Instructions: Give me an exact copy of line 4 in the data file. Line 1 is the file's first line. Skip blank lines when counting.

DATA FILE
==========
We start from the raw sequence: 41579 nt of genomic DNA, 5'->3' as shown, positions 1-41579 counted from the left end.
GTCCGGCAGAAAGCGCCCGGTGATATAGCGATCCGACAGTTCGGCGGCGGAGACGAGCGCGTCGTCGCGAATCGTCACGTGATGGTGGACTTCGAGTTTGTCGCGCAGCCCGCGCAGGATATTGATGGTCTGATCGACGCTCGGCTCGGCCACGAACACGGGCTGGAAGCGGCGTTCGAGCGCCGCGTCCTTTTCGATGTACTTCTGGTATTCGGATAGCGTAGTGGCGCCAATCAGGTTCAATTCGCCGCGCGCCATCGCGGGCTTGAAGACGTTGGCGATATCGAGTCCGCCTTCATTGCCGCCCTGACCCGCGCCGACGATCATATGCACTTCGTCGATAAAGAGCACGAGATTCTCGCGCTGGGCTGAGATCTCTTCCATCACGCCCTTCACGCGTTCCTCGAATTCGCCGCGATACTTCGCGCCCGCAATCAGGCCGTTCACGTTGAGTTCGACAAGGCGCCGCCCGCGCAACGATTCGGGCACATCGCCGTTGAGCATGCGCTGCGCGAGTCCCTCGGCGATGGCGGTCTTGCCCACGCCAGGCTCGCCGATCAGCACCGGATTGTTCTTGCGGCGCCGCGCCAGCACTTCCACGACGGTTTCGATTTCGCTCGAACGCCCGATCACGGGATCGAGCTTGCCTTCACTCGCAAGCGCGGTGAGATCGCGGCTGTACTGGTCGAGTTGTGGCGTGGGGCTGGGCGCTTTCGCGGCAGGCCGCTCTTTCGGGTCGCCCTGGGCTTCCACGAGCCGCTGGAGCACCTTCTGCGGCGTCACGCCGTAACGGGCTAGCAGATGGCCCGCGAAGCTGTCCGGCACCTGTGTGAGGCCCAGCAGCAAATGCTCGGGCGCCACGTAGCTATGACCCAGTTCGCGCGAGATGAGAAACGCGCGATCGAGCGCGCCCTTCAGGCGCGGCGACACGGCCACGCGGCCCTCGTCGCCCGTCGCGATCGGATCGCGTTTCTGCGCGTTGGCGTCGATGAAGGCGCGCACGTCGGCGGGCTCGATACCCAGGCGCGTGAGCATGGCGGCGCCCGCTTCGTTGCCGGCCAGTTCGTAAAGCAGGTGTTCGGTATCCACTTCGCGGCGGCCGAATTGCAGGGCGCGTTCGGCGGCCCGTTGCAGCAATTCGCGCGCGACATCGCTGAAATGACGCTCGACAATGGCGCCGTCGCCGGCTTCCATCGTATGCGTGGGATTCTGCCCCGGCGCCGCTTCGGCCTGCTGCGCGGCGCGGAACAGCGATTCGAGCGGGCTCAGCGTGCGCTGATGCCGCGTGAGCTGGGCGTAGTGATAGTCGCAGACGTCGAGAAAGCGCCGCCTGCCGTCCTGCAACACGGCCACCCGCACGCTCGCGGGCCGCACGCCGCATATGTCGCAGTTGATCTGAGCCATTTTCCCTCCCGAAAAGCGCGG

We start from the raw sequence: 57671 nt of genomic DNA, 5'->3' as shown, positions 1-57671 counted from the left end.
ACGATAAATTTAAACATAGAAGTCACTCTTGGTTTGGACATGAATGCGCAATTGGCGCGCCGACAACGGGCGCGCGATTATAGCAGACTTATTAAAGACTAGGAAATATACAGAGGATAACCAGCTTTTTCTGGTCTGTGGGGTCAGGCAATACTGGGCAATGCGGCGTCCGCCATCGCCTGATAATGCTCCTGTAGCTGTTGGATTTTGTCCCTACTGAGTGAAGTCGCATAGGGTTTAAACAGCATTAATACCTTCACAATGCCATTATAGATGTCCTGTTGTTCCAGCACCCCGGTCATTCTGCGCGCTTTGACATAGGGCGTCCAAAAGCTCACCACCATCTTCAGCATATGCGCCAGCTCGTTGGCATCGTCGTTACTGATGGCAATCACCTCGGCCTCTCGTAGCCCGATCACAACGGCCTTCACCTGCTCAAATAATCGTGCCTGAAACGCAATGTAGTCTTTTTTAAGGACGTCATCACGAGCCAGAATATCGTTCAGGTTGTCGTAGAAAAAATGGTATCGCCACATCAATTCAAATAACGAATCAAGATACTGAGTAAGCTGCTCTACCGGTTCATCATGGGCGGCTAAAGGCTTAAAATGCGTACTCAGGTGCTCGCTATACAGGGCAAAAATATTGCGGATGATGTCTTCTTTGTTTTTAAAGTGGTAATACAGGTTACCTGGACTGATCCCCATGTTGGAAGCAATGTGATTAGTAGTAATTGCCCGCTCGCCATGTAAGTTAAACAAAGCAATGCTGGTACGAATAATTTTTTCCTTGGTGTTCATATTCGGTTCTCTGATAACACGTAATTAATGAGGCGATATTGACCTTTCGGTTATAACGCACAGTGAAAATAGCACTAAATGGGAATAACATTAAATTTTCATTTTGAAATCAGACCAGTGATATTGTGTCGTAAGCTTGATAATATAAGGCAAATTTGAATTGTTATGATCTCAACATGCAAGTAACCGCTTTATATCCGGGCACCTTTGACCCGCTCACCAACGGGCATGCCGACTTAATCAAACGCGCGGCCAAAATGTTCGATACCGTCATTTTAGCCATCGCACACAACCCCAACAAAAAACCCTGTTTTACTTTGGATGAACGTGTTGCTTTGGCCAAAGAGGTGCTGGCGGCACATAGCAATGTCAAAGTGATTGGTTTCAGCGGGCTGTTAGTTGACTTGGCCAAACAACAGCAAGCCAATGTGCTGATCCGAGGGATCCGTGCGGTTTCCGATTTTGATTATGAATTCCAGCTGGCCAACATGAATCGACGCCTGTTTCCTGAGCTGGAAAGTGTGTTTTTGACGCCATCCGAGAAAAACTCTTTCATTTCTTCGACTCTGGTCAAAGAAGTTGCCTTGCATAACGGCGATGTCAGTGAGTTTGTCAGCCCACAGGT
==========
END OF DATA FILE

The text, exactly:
ACGATAAATTTAAACATAGAAGTCACTCTTGGTTTGGACATGAATGCGCAATTGGCGCGCCGACAACGGGCGCGCGATTATAGCAGACTTATTAAAGACTAGGAAATATACAGAGGATAACCAGCTTTTTCTGGTCTGTGGGGTCAGGCAATACTGGGCAATGCGGCGTCCGCCATCGCCTGATAATGCTCCTGTAGCTGTTGGATTTTGTCCCTACTGAGTGAAGTCGCATAGGGTTTAAACAGCATTAATACCTTCACAATGCCATTATAGATGTCCTGTTGTTCCAGCACCCCGGTCATTCTGCGCGCTTTGACATAGGGCGTCCAAAAGCTCACCACCATCTTCAGCATATGCGCCAGCTCGTTGGCATCGTCGTTACTGATGGCAATCACCTCGGCCTCTCGTAGCCCGATCACAACGGCCTTCACCTGCTCAAATAATCGTGCCTGAAACGCAATGTAGTCTTTTTTAAGGACGTCATCACGAGCCAGAATATCGTTCAGGTTGTCGTAGAAAAAATGGTATCGCCACATCAATTCAAATAACGAATCAAGATACTGAGTAAGCTGCTCTACCGGTTCATCATGGGCGGCTAAAGGCTTAAAATGCGTACTCAGGTGCTCGCTATACAGGGCAAAAATATTGCGGATGATGTCTTCTTTGTTTTTAAAGTGGTAATACAGGTTACCTGGACTGATCCCCATGTTGGAAGCAATGTGATTAGTAGTAATTGCCCGCTCGCCATGTAAGTTAAACAAAGCAATGCTGGTACGAATAATTTTTTCCTTGGTGTTCATATTCGGTTCTCTGATAACACGTAATTAATGAGGCGATATTGACCTTTCGGTTATAACGCACAGTGAAAATAGCACTAAATGGGAATAACATTAAATTTTCATTTTGAAATCAGACCAGTGATATTGTGTCGTAAGCTTGATAATATAAGGCAAATTTGAATTGTTATGATCTCAACATGCAAGTAACCGCTTTATATCCGGGCACCTTTGACCCGCTCACCAACGGGCATGCCGACTTAATCAAACGCGCGGCCAAAATGTTCGATACCGTCATTTTAGCCATCGCACACAACCCCAACAAAAAACCCTGTTTTACTTTGGATGAACGTGTTGCTTTGGCCAAAGAGGTGCTGGCGGCACATAGCAATGTCAAAGTGATTGGTTTCAGCGGGCTGTTAGTTGACTTGGCCAAACAACAGCAAGCCAATGTGCTGATCCGAGGGATCCGTGCGGTTTCCGATTTTGATTATGAATTCCAGCTGGCCAACATGAATCGACGCCTGTTTCCTGAGCTGGAAAGTGTGTTTTTGACGCCATCCGAGAAAAACTCTTTCATTTCTTCGACTCTGGTCAAAGAAGTTGCCTTGCATAACGGCGATGTCAGTGAGTTTGTCAGCCCACAGGT